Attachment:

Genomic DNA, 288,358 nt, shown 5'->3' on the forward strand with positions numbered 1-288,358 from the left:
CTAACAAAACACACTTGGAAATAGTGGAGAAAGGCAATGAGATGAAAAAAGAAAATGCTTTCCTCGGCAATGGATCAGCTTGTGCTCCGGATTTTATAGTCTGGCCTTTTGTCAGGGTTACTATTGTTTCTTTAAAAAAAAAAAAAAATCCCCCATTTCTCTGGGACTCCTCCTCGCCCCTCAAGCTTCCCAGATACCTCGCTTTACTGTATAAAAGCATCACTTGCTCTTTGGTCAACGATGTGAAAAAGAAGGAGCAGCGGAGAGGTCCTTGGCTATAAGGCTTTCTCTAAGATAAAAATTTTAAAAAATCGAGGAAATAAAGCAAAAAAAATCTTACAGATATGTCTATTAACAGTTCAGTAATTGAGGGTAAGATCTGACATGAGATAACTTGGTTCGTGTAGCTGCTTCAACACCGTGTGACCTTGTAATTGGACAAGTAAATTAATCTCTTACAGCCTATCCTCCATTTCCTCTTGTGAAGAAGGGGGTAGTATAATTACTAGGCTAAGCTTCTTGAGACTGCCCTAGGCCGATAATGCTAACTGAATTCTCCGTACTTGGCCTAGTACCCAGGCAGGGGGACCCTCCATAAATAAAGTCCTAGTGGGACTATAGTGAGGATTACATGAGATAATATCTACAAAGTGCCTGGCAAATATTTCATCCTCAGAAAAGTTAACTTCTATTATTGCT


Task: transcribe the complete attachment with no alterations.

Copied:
Genomic DNA, 288,358 nt, shown 5'->3' on the forward strand with positions numbered 1-288,358 from the left:
CTAACAAAACACACTTGGAAATAGTGGAGAAAGGCAATGAGATGAAAAAAGAAAATGCTTTCCTCGGCAATGGATCAGCTTGTGCTCCGGATTTTATAGTCTGGCCTTTTGTCAGGGTTACTATTGTTTCTTTAAAAAAAAAAAAAAATCCCCCATTTCTCTGGGACTCCTCCTCGCCCCTCAAGCTTCCCAGATACCTCGCTTTACTGTATAAAAGCATCACTTGCTCTTTGGTCAACGATGTGAAAAAGAAGGAGCAGCGGAGAGGTCCTTGGCTATAAGGCTTTCTCTAAGATAAAAATTTTAAAAAATCGAGGAAATAAAGCAAAAAAAATCTTACAGATATGTCTATTAACAGTTCAGTAATTGAGGGTAAGATCTGACATGAGATAACTTGGTTCGTGTAGCTGCTTCAACACCGTGTGACCTTGTAATTGGACAAGTAAATTAATCTCTTACAGCCTATCCTCCATTTCCTCTTGTGAAGAAGGGGGTAGTATAATTACTAGGCTAAGCTTCTTGAGACTGCCCTAGGCCGATAATGCTAACTGAATTCTCCGTACTTGGCCTAGTACCCAGGCAGGGGGACCCTCCATAAATAAAGTCCTAGTGGGACTATAGTGAGGATTACATGAGATAATATCTACAAAGTGCCTGGCAAATATTTCATCCTCAGAAAAGTTAACTTCTATTATTGCT